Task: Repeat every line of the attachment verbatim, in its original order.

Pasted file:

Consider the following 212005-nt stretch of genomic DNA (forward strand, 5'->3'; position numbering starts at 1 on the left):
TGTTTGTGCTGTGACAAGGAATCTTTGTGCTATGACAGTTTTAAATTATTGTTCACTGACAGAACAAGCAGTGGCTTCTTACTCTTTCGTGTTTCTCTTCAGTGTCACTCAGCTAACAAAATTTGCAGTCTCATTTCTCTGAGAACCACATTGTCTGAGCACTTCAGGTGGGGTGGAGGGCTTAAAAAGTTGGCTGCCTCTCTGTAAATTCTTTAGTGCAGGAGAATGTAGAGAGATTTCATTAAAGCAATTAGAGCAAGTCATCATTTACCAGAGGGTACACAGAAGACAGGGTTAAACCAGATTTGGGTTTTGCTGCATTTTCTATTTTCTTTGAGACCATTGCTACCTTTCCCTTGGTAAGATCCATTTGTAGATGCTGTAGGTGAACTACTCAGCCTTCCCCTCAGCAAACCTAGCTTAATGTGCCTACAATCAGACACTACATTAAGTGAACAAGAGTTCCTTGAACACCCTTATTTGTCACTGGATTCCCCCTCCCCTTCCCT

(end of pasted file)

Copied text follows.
Consider the following 212005-nt stretch of genomic DNA (forward strand, 5'->3'; position numbering starts at 1 on the left):
TGTTTGTGCTGTGACAAGGAATCTTTGTGCTATGACAGTTTTAAATTATTGTTCACTGACAGAACAAGCAGTGGCTTCTTACTCTTTCGTGTTTCTCTTCAGTGTCACTCAGCTAACAAAATTTGCAGTCTCATTTCTCTGAGAACCACATTGTCTGAGCACTTCAGGTGGGGTGGAGGGCTTAAAAAGTTGGCTGCCTCTCTGTAAATTCTTTAGTGCAGGAGAATGTAGAGAGATTTCATTAAAGCAATTAGAGCAAGTCATCATTTACCAGAGGGTACACAGAAGACAGGGTTAAACCAGATTTGGGTTTTGCTGCATTTTCTATTTTCTTTGAGACCATTGCTACCTTTCCCTTGGTAAGATCCATTTGTAGATGCTGTAGGTGAACTACTCAGCCTTCCCCTCAGCAAACCTAGCTTAATGTGCCTACAATCAGACACTACATTAAGTGAACAAGAGTTCCTTGAACACCCTTATTTGTCACTGGATTCCCCCTCCCCTTCCCT